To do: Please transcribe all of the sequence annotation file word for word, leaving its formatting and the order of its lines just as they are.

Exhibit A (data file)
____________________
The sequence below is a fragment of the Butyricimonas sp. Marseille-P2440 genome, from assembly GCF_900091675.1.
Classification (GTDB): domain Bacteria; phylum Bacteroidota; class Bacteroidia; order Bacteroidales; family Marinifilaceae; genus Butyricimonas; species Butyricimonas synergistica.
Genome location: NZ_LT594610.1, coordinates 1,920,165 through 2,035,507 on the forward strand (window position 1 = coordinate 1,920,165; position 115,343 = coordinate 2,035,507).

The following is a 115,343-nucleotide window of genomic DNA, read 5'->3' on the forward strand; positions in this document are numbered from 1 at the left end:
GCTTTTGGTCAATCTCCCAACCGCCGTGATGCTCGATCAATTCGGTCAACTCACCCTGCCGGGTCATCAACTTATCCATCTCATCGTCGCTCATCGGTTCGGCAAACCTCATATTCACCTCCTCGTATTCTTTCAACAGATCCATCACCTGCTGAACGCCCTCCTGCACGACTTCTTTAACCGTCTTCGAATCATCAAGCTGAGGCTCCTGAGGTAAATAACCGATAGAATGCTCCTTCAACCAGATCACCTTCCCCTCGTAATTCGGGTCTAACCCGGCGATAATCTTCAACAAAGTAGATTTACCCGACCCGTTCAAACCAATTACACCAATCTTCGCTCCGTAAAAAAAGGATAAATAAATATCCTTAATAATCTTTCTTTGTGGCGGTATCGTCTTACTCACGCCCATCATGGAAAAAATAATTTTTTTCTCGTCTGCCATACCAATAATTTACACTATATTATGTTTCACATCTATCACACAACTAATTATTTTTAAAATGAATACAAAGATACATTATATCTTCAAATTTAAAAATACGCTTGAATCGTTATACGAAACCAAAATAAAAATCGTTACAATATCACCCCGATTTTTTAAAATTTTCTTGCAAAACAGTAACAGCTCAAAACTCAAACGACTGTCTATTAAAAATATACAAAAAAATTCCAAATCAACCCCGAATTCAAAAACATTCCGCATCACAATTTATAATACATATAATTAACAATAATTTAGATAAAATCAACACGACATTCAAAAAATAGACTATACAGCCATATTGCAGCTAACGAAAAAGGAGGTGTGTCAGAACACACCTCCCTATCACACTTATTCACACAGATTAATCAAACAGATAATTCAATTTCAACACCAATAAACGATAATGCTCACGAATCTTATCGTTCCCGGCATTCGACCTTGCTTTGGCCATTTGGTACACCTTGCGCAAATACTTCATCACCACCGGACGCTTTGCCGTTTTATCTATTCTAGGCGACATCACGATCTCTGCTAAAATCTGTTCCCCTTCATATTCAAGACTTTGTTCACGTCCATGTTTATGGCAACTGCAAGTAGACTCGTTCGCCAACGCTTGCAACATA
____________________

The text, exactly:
The sequence below is a fragment of the Butyricimonas sp. Marseille-P2440 genome, from assembly GCF_900091675.1.
Classification (GTDB): domain Bacteria; phylum Bacteroidota; class Bacteroidia; order Bacteroidales; family Marinifilaceae; genus Butyricimonas; species Butyricimonas synergistica.
Genome location: NZ_LT594610.1, coordinates 1,920,165 through 2,035,507 on the forward strand (window position 1 = coordinate 1,920,165; position 115,343 = coordinate 2,035,507).

The following is a 115,343-nucleotide window of genomic DNA, read 5'->3' on the forward strand; positions in this document are numbered from 1 at the left end:
GCTTTTGGTCAATCTCCCAACCGCCGTGATGCTCGATCAATTCGGTCAACTCACCCTGCCGGGTCATCAACTTATCCATCTCATCGTCGCTCATCGGTTCGGCAAACCTCATATTCACCTCCTCGTATTCTTTCAACAGATCCATCACCTGCTGAACGCCCTCCTGCACGACTTCTTTAACCGTCTTCGAATCATCAAGCTGAGGCTCCTGAGGTAAATAACCGATAGAATGCTCCTTCAACCAGATCACCTTCCCCTCGTAATTCGGGTCTAACCCGGCGATAATCTTCAACAAAGTAGATTTACCCGACCCGTTCAAACCAATTACACCAATCTTCGCTCCGTAAAAAAAGGATAAATAAATATCCTTAATAATCTTTCTTTGTGGCGGTATCGTCTTACTCACGCCCATCATGGAAAAAATAATTTTTTTCTCGTCTGCCATACCAATAATTTACACTATATTATGTTTCACATCTATCACACAACTAATTATTTTTAAAATGAATACAAAGATACATTATATCTTCAAATTTAAAAATACGCTTGAATCGTTATACGAAACCAAAATAAAAATCGTTACAATATCACCCCGATTTTTTAAAATTTTCTTGCAAAACAGTAACAGCTCAAAACTCAAACGACTGTCTATTAAAAATATACAAAAAAATTCCAAATCAACCCCGAATTCAAAAACATTCCGCATCACAATTTATAATACATATAATTAACAATAATTTAGATAAAATCAACACGACATTCAAAAAATAGACTATACAGCCATATTGCAGCTAACGAAAAAGGAGGTGTGTCAGAACACACCTCCCTATCACACTTATTCACACAGATTAATCAAACAGATAATTCAATTTCAACACCAATAAACGATAATGCTCACGAATCTTATCGTTCCCGGCATTCGACCTTGCTTTGGCCATTTGGTACACCTTGCGCAAATACTTCATCACCACCGGACGCTTTGCCGTTTTATCTATTCTAGGCGACATCACGATCTCTGCTAAAATCTGTTCCCCTTCATATTCAAGACTTTGTTCACGTCCATGTTTATGGCAACTGCAAGTAGACTCGTTCGCCAACGCTTGCAACATA